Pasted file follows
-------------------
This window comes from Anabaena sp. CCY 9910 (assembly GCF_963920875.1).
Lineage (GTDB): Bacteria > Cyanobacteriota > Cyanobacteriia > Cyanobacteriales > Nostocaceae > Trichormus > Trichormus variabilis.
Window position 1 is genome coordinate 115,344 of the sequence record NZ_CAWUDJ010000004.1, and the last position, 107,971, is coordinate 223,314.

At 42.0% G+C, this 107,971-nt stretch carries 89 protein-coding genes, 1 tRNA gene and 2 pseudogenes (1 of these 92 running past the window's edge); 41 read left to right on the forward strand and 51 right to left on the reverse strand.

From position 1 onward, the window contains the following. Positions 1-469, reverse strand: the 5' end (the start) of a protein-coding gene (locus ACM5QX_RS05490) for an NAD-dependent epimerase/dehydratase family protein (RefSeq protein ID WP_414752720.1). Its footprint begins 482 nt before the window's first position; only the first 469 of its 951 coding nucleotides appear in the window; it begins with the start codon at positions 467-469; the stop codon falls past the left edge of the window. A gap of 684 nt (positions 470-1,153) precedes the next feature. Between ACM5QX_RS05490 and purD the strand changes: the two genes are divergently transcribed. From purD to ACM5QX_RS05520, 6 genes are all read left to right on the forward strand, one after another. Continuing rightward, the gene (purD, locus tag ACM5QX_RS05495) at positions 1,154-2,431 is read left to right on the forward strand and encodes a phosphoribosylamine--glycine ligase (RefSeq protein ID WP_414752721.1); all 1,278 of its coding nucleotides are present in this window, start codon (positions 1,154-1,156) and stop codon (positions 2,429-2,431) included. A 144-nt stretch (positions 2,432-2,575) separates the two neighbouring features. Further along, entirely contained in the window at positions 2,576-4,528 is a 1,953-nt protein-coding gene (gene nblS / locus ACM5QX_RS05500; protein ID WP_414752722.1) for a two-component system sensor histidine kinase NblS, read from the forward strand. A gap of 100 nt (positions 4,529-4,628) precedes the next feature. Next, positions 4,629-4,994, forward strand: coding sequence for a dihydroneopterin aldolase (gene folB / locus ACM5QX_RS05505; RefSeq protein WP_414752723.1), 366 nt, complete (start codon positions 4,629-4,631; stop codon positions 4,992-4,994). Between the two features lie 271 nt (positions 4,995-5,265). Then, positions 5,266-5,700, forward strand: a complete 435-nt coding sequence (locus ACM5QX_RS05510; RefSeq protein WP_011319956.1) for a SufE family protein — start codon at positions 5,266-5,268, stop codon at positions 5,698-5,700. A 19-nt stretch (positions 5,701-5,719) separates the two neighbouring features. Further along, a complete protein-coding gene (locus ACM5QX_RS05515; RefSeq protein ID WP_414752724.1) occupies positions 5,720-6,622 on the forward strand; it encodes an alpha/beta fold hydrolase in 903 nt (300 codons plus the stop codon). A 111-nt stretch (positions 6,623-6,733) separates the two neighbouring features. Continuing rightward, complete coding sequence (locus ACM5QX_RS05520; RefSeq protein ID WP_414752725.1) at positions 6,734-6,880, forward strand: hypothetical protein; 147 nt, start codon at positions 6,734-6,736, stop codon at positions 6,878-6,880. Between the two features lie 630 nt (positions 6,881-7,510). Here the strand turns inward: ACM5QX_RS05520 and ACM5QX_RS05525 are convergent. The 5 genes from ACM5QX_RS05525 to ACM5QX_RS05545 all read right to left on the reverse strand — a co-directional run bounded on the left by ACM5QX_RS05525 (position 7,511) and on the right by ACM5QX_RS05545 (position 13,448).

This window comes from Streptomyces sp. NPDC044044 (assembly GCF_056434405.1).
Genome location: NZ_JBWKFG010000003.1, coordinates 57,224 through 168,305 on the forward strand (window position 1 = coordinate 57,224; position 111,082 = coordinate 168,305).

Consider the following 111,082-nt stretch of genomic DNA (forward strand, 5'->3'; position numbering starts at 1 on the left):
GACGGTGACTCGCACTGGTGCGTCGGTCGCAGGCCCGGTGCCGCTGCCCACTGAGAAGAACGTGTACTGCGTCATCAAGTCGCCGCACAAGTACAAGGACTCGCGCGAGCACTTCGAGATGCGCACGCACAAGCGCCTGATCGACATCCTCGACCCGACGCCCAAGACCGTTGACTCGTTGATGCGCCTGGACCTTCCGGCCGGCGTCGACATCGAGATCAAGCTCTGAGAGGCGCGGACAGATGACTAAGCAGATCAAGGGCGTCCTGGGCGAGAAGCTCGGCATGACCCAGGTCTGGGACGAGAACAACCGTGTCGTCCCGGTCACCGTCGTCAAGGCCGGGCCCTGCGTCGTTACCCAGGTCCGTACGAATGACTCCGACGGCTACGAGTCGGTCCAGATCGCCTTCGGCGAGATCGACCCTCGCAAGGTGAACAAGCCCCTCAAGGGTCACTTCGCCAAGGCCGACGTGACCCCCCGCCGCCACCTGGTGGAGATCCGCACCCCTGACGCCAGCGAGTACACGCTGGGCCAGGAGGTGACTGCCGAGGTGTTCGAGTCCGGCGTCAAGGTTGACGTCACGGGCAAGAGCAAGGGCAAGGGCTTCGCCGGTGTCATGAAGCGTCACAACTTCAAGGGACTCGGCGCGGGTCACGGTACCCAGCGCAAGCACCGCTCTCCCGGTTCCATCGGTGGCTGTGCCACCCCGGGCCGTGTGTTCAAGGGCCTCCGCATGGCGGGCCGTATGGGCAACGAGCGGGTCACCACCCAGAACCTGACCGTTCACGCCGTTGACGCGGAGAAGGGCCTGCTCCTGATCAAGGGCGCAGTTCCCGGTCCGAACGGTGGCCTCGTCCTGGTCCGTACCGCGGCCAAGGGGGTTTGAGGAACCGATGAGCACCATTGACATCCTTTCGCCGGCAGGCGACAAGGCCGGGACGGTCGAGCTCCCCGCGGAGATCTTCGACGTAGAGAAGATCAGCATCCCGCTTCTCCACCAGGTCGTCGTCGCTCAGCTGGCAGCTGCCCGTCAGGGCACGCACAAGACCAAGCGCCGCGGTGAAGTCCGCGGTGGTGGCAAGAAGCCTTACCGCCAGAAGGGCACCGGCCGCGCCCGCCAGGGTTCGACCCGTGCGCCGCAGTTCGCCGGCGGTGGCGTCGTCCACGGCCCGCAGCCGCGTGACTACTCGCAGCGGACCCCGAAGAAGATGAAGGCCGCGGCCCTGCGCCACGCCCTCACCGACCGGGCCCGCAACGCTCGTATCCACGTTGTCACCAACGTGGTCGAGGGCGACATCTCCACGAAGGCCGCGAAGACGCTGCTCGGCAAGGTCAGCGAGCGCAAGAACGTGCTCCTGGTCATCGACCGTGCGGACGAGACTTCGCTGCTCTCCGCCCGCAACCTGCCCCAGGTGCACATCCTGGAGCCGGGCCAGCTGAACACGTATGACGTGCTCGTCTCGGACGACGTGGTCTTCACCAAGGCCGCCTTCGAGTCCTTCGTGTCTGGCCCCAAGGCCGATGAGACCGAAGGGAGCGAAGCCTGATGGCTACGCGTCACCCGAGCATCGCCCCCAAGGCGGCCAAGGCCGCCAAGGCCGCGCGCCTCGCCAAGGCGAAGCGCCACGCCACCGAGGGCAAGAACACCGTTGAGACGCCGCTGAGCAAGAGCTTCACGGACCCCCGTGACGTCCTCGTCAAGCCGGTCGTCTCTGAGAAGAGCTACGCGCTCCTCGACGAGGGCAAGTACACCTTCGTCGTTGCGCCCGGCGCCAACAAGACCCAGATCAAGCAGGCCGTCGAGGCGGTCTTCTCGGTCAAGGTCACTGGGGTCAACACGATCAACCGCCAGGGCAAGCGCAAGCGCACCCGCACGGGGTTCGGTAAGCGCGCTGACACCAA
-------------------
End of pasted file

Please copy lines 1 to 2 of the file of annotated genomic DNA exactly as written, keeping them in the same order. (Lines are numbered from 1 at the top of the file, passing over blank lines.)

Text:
This window comes from Anabaena sp. CCY 9910 (assembly GCF_963920875.1).
Lineage (GTDB): Bacteria > Cyanobacteriota > Cyanobacteriia > Cyanobacteriales > Nostocaceae > Trichormus > Trichormus variabilis.